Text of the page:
George Allen Interview, Part I

Bump to Saturday.
I had the opportunity to conduct an e-mail interview with Senator George Allen, currently in a tough fight for re-election in Virginia. Senator Allen answers some extensive questions about the midterm elections, energy policy, the economy, and the media coverage of the Virginia race. The second half of the interview will get posted tomorrow morning.
I appreciate the opportunity to answer questions here on Captain’s Quarters, one of the best of the best in the blogosphere!
CQ: Republican leaders have spoken about the threat of Democratic control of the House in order to ensure a strong turnout from the GOP base. In your estimation, what are the biggest problems that would create for a Republican-controlled Senate and the White House?
GA: I am concerned that a number of the positive policies we’ve been working on will be threatened – tax relief for families and small businesses, measures to keep our homeland safe, and reasonable tort reforms just to name a few. If we don’t make these tax relief provisions permanent, they start expiring in 2008.
CQ: Let’s extend the question. If Democrats manage to control both chambers of Congress, how much damage would that do to the war effort and the Bush administration? What specifically could the Democrats do with thin majorities in the House and Senate?
GA: I think that it is more what we won’t be able to do. We won’t pass a comprehensive, reasonable energy plan. Tax relief won’t be made permanent. We won’t be able to confirm judges who are committed to the rule of law and a restrained judiciary. And healthcare options that give families more control and lower health care costs – like expanded Health Savings Accounts and small business health plans – won’t become a reality.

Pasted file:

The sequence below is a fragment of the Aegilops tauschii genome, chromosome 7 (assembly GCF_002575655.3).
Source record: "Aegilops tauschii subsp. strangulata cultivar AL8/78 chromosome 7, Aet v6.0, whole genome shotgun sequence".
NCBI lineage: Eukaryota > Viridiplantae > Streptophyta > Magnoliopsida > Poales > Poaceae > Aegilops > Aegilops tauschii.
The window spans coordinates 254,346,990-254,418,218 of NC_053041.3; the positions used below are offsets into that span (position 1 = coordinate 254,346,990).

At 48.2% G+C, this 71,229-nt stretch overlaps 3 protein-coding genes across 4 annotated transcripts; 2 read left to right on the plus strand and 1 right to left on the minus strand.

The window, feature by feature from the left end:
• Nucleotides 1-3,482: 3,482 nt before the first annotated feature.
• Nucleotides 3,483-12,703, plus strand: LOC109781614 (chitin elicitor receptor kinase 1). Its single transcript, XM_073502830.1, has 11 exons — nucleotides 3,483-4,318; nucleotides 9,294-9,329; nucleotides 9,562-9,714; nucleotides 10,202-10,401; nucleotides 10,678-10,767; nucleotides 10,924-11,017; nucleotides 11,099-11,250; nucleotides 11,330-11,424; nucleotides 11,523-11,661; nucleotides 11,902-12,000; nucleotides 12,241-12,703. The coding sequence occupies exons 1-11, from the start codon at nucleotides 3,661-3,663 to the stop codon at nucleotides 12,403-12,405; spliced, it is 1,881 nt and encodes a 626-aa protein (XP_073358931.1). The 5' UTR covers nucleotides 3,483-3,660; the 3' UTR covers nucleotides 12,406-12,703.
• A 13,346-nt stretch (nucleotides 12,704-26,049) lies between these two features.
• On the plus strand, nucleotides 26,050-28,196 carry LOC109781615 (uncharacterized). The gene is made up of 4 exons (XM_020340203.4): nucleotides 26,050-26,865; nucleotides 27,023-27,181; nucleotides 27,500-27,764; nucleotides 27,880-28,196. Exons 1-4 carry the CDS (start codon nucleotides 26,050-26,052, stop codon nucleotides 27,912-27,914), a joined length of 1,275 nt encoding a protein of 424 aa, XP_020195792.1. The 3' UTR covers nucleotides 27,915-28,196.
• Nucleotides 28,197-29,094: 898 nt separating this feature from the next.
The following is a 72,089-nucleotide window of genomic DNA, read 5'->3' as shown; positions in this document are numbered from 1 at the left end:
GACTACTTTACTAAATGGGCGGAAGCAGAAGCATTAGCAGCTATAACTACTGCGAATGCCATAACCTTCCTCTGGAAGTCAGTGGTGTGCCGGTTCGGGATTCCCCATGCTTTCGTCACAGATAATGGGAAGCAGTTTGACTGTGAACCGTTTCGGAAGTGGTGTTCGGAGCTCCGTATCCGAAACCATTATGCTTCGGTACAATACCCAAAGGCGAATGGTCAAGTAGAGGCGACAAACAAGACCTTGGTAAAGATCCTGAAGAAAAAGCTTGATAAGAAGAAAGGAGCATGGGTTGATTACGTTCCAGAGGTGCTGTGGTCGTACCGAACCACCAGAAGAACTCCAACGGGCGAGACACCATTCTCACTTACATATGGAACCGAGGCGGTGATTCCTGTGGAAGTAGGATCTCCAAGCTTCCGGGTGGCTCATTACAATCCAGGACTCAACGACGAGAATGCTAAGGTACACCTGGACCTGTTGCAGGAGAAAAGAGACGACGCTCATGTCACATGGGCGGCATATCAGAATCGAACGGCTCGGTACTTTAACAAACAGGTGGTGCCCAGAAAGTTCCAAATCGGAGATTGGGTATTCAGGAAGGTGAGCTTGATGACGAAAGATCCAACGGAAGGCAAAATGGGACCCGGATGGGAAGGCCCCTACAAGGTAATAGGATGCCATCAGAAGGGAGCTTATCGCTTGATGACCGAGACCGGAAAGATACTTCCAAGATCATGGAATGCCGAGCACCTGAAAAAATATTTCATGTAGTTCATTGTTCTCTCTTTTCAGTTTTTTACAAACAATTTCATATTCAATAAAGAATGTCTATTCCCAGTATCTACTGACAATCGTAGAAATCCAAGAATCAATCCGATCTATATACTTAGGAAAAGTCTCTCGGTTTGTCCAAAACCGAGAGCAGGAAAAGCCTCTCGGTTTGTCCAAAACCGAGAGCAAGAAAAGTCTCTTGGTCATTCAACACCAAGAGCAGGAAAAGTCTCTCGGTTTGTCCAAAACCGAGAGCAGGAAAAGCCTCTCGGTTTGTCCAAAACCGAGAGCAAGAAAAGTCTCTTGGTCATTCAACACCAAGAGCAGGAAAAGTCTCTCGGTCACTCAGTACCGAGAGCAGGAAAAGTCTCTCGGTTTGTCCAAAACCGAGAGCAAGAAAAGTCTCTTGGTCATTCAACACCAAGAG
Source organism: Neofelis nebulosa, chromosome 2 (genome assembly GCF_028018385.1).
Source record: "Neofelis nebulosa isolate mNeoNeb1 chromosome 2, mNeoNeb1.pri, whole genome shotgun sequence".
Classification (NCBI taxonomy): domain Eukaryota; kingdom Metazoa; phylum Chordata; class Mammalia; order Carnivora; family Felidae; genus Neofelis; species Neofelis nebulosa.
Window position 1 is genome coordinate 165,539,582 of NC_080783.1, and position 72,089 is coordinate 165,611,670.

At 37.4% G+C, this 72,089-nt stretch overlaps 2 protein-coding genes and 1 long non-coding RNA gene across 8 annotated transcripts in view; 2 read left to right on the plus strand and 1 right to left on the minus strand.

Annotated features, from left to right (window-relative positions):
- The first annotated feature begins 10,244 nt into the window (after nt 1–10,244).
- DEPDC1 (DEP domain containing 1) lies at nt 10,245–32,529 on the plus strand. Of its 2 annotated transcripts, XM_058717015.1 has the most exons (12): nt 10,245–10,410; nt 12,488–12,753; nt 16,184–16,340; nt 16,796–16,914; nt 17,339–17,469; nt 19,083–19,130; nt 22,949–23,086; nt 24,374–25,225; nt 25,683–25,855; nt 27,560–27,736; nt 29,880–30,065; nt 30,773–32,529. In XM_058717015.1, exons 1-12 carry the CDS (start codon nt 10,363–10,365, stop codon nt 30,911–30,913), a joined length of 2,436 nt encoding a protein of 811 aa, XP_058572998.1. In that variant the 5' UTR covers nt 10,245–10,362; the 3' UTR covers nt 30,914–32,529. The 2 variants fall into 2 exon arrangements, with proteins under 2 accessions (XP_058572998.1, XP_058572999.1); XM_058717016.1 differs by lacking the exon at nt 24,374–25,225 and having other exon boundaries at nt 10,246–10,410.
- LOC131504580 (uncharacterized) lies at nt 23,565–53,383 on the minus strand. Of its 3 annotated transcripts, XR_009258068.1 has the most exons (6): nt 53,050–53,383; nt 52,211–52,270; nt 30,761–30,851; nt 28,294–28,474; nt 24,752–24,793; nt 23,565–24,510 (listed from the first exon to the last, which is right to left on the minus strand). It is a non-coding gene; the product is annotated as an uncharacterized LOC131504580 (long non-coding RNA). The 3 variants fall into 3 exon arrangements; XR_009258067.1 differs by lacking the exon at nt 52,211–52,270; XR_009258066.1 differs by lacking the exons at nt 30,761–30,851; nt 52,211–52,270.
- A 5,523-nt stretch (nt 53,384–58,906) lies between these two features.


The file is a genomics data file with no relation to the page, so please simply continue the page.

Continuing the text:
CQ: One of the stronger issues for the Republicans should be the economy and its robust growth over the last three years. Have Republicans done enough to get this message out, and what points do they need to hammer home?
GA: The message really is positive, and I’m talking about it everywhere I go as I travel all around the Commonwealth. In Virginia alone, since the second round of tax cuts were passed in 2003, Virginia has produced 215,925 more jobs – and 6.6 million new jobs nationwide. While there are some parts of Virginia that have been hit hard by international competition, the overall unemployment rate is at 3.2-percent. The average family of four making $40,000 is paying over $2,000 LESS in taxes. That’s money that families can save, spend, or invest. This is why I get especially concerned when I hear Democrats talking about the tax relief measures being “on the chopping block” as Rep. Rangel said. That is bad news for Virginians and all taxpayers.
CQ: The GOP hails the Bush tax cuts as the key to the economic boom over the past three years, but they have not been made permanent. How much risk is there for their repeal after the midterms if the Democrats take over the House and/or the Senate?
GA: This is one of the agenda items about which I am most concerned. The tax relief that the Republican Congress passed have not only benefited families – the average family of four is saving over $2,000 – but it has spurred the economic growth that we see today. Not making the tax cuts permanent would be detrimental to this growth and harmful to taxpayers. Democrats have made it clear that every tax cut should be on the table for possible elimination.